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I'm teaching a high school geography class and would like my students to make a map of their neighborhood (with relevant landmarks, roads, etc.). Rather than doing it on paper, I was hoping to have them create it electronically, but I can't find a free program that would allow them to create a map. Can anyone recommend a software program that would allow my students to create a map from scratch?

asked 07 Sep '11, 19:11

Fenster's gravatar image

Fenster
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A couple of bits of more information would help. Are you looking for multiple students (or groups of students) to map the same area, or will you be splitting the area into slices and have one group do slice A, one B, and so on?

I don't know how familiar you are with OSM, but basically it's "one map" (or better, "one database") - when you're editing you're editing the one and only copy (hence the question about are your students mapping separate areas).

Finally - good luck, and have fun!

(07 Sep '11, 22:59) SomeoneElse ♦

I would recomend you have the students contribute to the OSM project instead of creating a map from scratch that would be disregarded after they hand it in. It would make the students learn about helping out the comunity and sharing. It would be fun for the students to see their assignments be used on a public map and downloadable to satnavs.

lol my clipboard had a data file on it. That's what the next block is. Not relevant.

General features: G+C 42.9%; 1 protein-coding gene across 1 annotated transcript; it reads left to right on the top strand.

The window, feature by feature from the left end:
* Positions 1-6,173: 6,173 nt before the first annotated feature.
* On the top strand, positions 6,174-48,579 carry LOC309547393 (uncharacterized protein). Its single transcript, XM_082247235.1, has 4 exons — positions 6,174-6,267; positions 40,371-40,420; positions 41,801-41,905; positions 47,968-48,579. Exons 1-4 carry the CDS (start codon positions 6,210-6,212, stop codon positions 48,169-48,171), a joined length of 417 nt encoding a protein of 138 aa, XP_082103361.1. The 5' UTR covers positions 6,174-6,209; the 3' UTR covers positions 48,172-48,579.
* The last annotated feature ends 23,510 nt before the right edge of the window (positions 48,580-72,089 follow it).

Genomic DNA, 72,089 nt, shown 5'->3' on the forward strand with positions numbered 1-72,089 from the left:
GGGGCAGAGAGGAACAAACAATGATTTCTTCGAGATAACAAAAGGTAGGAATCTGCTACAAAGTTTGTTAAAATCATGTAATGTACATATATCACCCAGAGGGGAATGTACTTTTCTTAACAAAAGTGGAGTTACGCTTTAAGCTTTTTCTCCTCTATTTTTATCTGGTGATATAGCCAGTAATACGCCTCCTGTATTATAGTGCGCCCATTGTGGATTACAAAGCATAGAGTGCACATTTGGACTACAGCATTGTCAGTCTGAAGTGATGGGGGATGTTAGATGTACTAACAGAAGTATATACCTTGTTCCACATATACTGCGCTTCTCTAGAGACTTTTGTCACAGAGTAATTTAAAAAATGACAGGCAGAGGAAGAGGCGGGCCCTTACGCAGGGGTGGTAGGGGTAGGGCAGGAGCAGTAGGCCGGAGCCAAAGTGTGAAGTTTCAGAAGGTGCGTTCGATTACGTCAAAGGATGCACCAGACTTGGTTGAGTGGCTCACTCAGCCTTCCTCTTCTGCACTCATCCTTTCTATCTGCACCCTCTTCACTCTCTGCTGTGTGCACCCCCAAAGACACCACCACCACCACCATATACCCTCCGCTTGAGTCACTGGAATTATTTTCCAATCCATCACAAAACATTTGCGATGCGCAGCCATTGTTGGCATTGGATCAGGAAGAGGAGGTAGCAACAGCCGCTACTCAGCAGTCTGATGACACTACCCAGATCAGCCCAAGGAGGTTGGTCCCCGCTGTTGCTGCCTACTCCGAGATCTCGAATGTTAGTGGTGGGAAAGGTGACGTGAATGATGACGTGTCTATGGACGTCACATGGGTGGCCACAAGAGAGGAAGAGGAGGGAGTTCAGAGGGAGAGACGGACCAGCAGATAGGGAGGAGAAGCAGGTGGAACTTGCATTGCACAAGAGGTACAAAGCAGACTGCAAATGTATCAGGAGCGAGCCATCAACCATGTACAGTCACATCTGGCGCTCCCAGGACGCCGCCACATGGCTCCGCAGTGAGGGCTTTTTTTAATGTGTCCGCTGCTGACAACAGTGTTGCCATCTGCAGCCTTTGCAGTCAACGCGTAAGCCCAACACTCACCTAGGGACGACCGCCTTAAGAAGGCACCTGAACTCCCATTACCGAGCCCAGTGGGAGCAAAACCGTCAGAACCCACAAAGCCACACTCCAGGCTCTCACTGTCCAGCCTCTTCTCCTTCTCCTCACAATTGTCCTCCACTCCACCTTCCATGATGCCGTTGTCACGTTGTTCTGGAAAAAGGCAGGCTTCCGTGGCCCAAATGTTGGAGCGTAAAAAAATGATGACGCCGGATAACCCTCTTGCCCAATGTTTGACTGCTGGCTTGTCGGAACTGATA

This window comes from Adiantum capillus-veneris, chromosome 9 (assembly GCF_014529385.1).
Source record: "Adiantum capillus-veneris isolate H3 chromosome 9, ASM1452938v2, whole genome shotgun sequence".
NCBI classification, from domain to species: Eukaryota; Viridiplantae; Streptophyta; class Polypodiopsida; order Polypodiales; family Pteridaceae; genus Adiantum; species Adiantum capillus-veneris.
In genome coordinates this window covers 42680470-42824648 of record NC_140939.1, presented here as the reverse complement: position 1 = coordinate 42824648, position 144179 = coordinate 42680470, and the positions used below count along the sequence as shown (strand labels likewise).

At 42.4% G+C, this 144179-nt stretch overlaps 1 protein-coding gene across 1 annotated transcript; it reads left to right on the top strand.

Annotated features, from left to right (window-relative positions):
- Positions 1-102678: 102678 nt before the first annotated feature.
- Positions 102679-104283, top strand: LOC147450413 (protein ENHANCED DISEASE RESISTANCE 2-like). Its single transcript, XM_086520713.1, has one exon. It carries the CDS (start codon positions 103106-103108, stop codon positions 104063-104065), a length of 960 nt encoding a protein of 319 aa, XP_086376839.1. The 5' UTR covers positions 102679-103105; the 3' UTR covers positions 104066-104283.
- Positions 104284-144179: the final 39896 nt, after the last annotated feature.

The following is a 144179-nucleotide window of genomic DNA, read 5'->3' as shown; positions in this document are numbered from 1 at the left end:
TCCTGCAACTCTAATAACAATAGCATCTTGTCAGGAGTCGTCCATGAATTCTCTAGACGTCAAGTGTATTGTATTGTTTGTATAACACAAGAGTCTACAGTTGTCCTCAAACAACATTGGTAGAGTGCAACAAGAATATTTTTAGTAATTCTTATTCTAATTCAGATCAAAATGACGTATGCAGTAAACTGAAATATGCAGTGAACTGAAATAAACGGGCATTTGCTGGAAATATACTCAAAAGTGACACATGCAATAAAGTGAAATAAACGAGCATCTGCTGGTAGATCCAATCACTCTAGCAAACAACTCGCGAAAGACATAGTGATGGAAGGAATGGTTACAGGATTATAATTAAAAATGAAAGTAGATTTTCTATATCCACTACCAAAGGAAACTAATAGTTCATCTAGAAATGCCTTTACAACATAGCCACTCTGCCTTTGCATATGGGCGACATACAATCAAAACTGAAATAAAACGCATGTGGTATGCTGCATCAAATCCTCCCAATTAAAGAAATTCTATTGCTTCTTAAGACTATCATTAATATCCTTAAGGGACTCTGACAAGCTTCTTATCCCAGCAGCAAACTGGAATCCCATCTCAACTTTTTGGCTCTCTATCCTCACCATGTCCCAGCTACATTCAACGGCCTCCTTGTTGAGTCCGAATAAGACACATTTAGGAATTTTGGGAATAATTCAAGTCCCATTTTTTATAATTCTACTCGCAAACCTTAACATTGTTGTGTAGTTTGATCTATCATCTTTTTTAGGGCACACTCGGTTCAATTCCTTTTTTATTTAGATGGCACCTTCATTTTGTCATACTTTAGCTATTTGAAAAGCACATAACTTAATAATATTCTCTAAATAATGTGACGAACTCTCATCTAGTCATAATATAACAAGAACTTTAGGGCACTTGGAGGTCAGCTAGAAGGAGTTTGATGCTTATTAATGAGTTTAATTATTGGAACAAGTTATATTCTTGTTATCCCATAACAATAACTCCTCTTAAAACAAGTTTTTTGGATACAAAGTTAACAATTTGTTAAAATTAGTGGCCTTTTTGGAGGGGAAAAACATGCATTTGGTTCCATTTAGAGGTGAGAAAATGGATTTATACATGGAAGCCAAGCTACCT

The most common editors in use with OSM is Potlatch, JOSM and Merkaartor. Potlatch is the easiest to learn and is aimed for beginers. It is possible to include Potlatch on your own web site however to be able to use it without OSM requires you to deploy your own version of the API witch may be dificult. It would be even harder to have seperate datasets for each student, however it is easy to see what a student have done.

JOSM and Merkaator are standalone applications that may be harder to use, but they have the ability to work offline as well and each student can hand in their own map in a .osm format.

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answered 07 Sep '11, 19:40

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Gnonthgol ♦
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I'd disagree with "I would recomend you have the students contribute to the OSM project ...", preferring instead "Students could be encouraged to contribute to the OSM project ...".

The basic exercise would seem to me best constructed in a way that doesn't touch the main OSM database, handing in the map in a .osm format as suggested, although students (particularly the ones looking for "extra credit" who might be taking the exercise more seriously) could be told how to go the further mile and contribute any good quality data they produce to the project (avoiding duplicates!)

(14 Sep '11, 10:38) banoffee

I'd also review their final results to ensure incorrect information doesn't remain on the map once the students are complete. Naming a house as Jane Doe's house is correct for the student, but could cause problems with privacy as well as could be just too much information.